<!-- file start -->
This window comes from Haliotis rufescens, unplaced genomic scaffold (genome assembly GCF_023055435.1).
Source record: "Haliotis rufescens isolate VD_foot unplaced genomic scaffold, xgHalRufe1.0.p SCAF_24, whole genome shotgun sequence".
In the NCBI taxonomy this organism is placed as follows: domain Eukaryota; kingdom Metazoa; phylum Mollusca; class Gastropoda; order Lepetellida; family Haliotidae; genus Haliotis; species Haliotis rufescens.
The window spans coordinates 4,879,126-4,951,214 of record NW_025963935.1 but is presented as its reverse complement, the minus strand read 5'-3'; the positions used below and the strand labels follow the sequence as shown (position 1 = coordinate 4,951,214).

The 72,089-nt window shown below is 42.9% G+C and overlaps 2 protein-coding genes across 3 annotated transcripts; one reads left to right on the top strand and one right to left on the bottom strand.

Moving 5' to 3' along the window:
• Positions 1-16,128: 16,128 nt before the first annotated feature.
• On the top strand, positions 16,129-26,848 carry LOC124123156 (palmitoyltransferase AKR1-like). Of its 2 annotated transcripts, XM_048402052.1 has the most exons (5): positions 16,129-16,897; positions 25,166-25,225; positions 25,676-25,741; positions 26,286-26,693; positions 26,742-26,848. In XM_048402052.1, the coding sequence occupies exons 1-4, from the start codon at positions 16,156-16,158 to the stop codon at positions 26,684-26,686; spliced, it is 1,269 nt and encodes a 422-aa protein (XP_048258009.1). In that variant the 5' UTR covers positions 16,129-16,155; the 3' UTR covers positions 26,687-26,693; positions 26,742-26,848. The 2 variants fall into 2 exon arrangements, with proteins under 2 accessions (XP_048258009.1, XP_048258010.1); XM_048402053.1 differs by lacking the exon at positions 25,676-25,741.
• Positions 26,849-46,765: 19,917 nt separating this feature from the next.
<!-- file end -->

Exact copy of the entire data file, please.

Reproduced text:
This window comes from Haliotis rufescens, unplaced genomic scaffold (genome assembly GCF_023055435.1).
Source record: "Haliotis rufescens isolate VD_foot unplaced genomic scaffold, xgHalRufe1.0.p SCAF_24, whole genome shotgun sequence".
In the NCBI taxonomy this organism is placed as follows: domain Eukaryota; kingdom Metazoa; phylum Mollusca; class Gastropoda; order Lepetellida; family Haliotidae; genus Haliotis; species Haliotis rufescens.
The window spans coordinates 4,879,126-4,951,214 of record NW_025963935.1 but is presented as its reverse complement, the minus strand read 5'-3'; the positions used below and the strand labels follow the sequence as shown (position 1 = coordinate 4,951,214).

The 72,089-nt window shown below is 42.9% G+C and overlaps 2 protein-coding genes across 3 annotated transcripts; one reads left to right on the top strand and one right to left on the bottom strand.

Moving 5' to 3' along the window:
• Positions 1-16,128: 16,128 nt before the first annotated feature.
• On the top strand, positions 16,129-26,848 carry LOC124123156 (palmitoyltransferase AKR1-like). Of its 2 annotated transcripts, XM_048402052.1 has the most exons (5): positions 16,129-16,897; positions 25,166-25,225; positions 25,676-25,741; positions 26,286-26,693; positions 26,742-26,848. In XM_048402052.1, the coding sequence occupies exons 1-4, from the start codon at positions 16,156-16,158 to the stop codon at positions 26,684-26,686; spliced, it is 1,269 nt and encodes a 422-aa protein (XP_048258009.1). In that variant the 5' UTR covers positions 16,129-16,155; the 3' UTR covers positions 26,687-26,693; positions 26,742-26,848. The 2 variants fall into 2 exon arrangements, with proteins under 2 accessions (XP_048258009.1, XP_048258010.1); XM_048402053.1 differs by lacking the exon at positions 25,676-25,741.
• Positions 26,849-46,765: 19,917 nt separating this feature from the next.